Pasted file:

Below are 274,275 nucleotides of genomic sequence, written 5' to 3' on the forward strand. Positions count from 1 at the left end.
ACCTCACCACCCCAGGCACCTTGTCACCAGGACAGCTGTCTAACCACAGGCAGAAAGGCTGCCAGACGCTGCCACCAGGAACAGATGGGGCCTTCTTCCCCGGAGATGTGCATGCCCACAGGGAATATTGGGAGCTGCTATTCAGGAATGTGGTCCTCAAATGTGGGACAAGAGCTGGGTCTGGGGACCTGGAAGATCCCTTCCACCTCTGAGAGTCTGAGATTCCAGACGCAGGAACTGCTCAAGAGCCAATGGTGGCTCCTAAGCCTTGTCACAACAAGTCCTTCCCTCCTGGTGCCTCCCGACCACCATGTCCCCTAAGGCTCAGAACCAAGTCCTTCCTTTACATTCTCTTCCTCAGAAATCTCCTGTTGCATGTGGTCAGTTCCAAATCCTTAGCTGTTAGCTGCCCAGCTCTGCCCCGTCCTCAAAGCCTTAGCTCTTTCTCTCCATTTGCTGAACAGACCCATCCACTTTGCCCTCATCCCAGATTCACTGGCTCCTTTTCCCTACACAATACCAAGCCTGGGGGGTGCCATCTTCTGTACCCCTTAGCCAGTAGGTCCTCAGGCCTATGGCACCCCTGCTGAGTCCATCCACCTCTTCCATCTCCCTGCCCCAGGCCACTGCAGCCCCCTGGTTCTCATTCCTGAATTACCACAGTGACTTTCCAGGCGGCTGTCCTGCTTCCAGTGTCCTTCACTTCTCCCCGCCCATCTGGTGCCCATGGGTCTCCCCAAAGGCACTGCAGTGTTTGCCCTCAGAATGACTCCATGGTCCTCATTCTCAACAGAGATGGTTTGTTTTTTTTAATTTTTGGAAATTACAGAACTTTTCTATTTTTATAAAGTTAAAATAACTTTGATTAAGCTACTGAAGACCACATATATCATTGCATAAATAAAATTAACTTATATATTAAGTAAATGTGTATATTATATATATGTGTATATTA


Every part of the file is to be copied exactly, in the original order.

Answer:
Below are 274,275 nucleotides of genomic sequence, written 5' to 3' on the forward strand. Positions count from 1 at the left end.
ACCTCACCACCCCAGGCACCTTGTCACCAGGACAGCTGTCTAACCACAGGCAGAAAGGCTGCCAGACGCTGCCACCAGGAACAGATGGGGCCTTCTTCCCCGGAGATGTGCATGCCCACAGGGAATATTGGGAGCTGCTATTCAGGAATGTGGTCCTCAAATGTGGGACAAGAGCTGGGTCTGGGGACCTGGAAGATCCCTTCCACCTCTGAGAGTCTGAGATTCCAGACGCAGGAACTGCTCAAGAGCCAATGGTGGCTCCTAAGCCTTGTCACAACAAGTCCTTCCCTCCTGGTGCCTCCCGACCACCATGTCCCCTAAGGCTCAGAACCAAGTCCTTCCTTTACATTCTCTTCCTCAGAAATCTCCTGTTGCATGTGGTCAGTTCCAAATCCTTAGCTGTTAGCTGCCCAGCTCTGCCCCGTCCTCAAAGCCTTAGCTCTTTCTCTCCATTTGCTGAACAGACCCATCCACTTTGCCCTCATCCCAGATTCACTGGCTCCTTTTCCCTACACAATACCAAGCCTGGGGGGTGCCATCTTCTGTACCCCTTAGCCAGTAGGTCCTCAGGCCTATGGCACCCCTGCTGAGTCCATCCACCTCTTCCATCTCCCTGCCCCAGGCCACTGCAGCCCCCTGGTTCTCATTCCTGAATTACCACAGTGACTTTCCAGGCGGCTGTCCTGCTTCCAGTGTCCTTCACTTCTCCCCGCCCATCTGGTGCCCATGGGTCTCCCCAAAGGCACTGCAGTGTTTGCCCTCAGAATGACTCCATGGTCCTCATTCTCAACAGAGATGGTTTGTTTTTTTTAATTTTTGGAAATTACAGAACTTTTCTATTTTTATAAAGTTAAAATAACTTTGATTAAGCTACTGAAGACCACATATATCATTGCATAAATAAAATTAACTTATATATTAAGTAAATGTGTATATTATATATATGTGTATATTA